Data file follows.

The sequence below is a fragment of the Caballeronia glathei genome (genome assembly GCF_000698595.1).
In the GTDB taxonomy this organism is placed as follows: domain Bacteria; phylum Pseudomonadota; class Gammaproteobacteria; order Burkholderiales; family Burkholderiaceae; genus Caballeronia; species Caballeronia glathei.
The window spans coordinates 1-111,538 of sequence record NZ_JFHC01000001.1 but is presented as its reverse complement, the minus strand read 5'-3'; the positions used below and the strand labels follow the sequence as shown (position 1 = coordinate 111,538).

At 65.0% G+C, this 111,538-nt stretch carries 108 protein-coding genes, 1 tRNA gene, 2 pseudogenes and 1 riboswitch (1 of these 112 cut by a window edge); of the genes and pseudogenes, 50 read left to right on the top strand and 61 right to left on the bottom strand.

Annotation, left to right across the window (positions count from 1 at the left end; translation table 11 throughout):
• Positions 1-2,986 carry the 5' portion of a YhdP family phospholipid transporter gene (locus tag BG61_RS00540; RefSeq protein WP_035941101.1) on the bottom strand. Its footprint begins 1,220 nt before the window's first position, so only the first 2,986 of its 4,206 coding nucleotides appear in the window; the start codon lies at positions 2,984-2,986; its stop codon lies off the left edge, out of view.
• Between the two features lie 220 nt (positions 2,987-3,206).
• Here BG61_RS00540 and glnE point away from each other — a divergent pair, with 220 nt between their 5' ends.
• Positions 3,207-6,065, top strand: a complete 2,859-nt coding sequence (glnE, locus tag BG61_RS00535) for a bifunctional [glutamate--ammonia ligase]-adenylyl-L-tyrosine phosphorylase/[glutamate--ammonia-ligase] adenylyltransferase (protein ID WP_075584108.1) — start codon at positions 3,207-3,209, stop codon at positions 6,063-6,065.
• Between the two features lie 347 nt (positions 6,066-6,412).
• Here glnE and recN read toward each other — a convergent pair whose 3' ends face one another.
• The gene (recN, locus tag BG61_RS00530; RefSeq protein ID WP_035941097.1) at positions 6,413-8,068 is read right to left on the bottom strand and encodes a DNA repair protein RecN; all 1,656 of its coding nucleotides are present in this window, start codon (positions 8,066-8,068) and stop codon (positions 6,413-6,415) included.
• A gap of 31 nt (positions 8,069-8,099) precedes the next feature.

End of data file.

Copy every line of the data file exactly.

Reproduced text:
The sequence below is a fragment of the Caballeronia glathei genome (genome assembly GCF_000698595.1).
In the GTDB taxonomy this organism is placed as follows: domain Bacteria; phylum Pseudomonadota; class Gammaproteobacteria; order Burkholderiales; family Burkholderiaceae; genus Caballeronia; species Caballeronia glathei.
The window spans coordinates 1-111,538 of sequence record NZ_JFHC01000001.1 but is presented as its reverse complement, the minus strand read 5'-3'; the positions used below and the strand labels follow the sequence as shown (position 1 = coordinate 111,538).

At 65.0% G+C, this 111,538-nt stretch carries 108 protein-coding genes, 1 tRNA gene, 2 pseudogenes and 1 riboswitch (1 of these 112 cut by a window edge); of the genes and pseudogenes, 50 read left to right on the top strand and 61 right to left on the bottom strand.

Annotation, left to right across the window (positions count from 1 at the left end; translation table 11 throughout):
• Positions 1-2,986 carry the 5' portion of a YhdP family phospholipid transporter gene (locus tag BG61_RS00540; RefSeq protein WP_035941101.1) on the bottom strand. Its footprint begins 1,220 nt before the window's first position, so only the first 2,986 of its 4,206 coding nucleotides appear in the window; the start codon lies at positions 2,984-2,986; its stop codon lies off the left edge, out of view.
• Between the two features lie 220 nt (positions 2,987-3,206).
• Here BG61_RS00540 and glnE point away from each other — a divergent pair, with 220 nt between their 5' ends.
• Positions 3,207-6,065, top strand: a complete 2,859-nt coding sequence (glnE, locus tag BG61_RS00535) for a bifunctional [glutamate--ammonia ligase]-adenylyl-L-tyrosine phosphorylase/[glutamate--ammonia-ligase] adenylyltransferase (protein ID WP_075584108.1) — start codon at positions 3,207-3,209, stop codon at positions 6,063-6,065.
• Between the two features lie 347 nt (positions 6,066-6,412).
• Here glnE and recN read toward each other — a convergent pair whose 3' ends face one another.
• The gene (recN, locus tag BG61_RS00530; RefSeq protein ID WP_035941097.1) at positions 6,413-8,068 is read right to left on the bottom strand and encodes a DNA repair protein RecN; all 1,656 of its coding nucleotides are present in this window, start codon (positions 8,066-8,068) and stop codon (positions 6,413-6,415) included.
• A gap of 31 nt (positions 8,069-8,099) precedes the next feature.